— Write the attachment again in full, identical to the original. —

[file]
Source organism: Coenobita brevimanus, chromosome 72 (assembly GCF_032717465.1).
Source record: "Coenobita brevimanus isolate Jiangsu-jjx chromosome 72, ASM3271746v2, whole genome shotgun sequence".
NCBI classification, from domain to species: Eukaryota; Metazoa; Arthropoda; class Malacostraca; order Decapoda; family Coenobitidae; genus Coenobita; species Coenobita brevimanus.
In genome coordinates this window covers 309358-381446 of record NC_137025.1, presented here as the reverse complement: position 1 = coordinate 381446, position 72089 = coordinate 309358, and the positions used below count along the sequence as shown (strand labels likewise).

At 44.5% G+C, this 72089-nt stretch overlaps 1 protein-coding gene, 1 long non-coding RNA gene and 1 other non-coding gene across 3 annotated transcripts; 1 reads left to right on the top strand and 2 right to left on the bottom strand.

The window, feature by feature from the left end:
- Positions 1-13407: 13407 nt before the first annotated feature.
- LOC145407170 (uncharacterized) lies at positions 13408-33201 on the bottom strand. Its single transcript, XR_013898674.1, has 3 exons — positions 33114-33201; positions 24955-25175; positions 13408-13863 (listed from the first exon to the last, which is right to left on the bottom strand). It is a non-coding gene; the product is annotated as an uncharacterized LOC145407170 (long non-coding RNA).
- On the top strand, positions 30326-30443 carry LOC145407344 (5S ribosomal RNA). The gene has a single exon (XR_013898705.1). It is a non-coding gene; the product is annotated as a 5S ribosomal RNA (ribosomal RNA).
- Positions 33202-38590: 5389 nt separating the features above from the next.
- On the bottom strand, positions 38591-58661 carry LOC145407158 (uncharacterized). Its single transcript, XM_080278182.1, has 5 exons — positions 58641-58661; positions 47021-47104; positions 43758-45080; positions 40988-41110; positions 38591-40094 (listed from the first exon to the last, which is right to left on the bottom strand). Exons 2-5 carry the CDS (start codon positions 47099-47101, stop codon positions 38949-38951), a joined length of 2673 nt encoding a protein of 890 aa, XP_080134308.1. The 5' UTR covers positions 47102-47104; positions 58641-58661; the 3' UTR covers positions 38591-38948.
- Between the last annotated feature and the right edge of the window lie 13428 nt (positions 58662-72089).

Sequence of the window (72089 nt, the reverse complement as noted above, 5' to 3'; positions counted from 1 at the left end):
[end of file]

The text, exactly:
Source organism: Coenobita brevimanus, chromosome 72 (assembly GCF_032717465.1).
Source record: "Coenobita brevimanus isolate Jiangsu-jjx chromosome 72, ASM3271746v2, whole genome shotgun sequence".
NCBI classification, from domain to species: Eukaryota; Metazoa; Arthropoda; class Malacostraca; order Decapoda; family Coenobitidae; genus Coenobita; species Coenobita brevimanus.
In genome coordinates this window covers 309358-381446 of record NC_137025.1, presented here as the reverse complement: position 1 = coordinate 381446, position 72089 = coordinate 309358, and the positions used below count along the sequence as shown (strand labels likewise).

At 44.5% G+C, this 72089-nt stretch overlaps 1 protein-coding gene, 1 long non-coding RNA gene and 1 other non-coding gene across 3 annotated transcripts; 1 reads left to right on the top strand and 2 right to left on the bottom strand.

The window, feature by feature from the left end:
- Positions 1-13407: 13407 nt before the first annotated feature.
- LOC145407170 (uncharacterized) lies at positions 13408-33201 on the bottom strand. Its single transcript, XR_013898674.1, has 3 exons — positions 33114-33201; positions 24955-25175; positions 13408-13863 (listed from the first exon to the last, which is right to left on the bottom strand). It is a non-coding gene; the product is annotated as an uncharacterized LOC145407170 (long non-coding RNA).
- On the top strand, positions 30326-30443 carry LOC145407344 (5S ribosomal RNA). The gene has a single exon (XR_013898705.1). It is a non-coding gene; the product is annotated as a 5S ribosomal RNA (ribosomal RNA).
- Positions 33202-38590: 5389 nt separating the features above from the next.
- On the bottom strand, positions 38591-58661 carry LOC145407158 (uncharacterized). Its single transcript, XM_080278182.1, has 5 exons — positions 58641-58661; positions 47021-47104; positions 43758-45080; positions 40988-41110; positions 38591-40094 (listed from the first exon to the last, which is right to left on the bottom strand). Exons 2-5 carry the CDS (start codon positions 47099-47101, stop codon positions 38949-38951), a joined length of 2673 nt encoding a protein of 890 aa, XP_080134308.1. The 5' UTR covers positions 47102-47104; positions 58641-58661; the 3' UTR covers positions 38591-38948.
- Between the last annotated feature and the right edge of the window lie 13428 nt (positions 58662-72089).

Sequence of the window (72089 nt, the reverse complement as noted above, 5' to 3'; positions counted from 1 at the left end):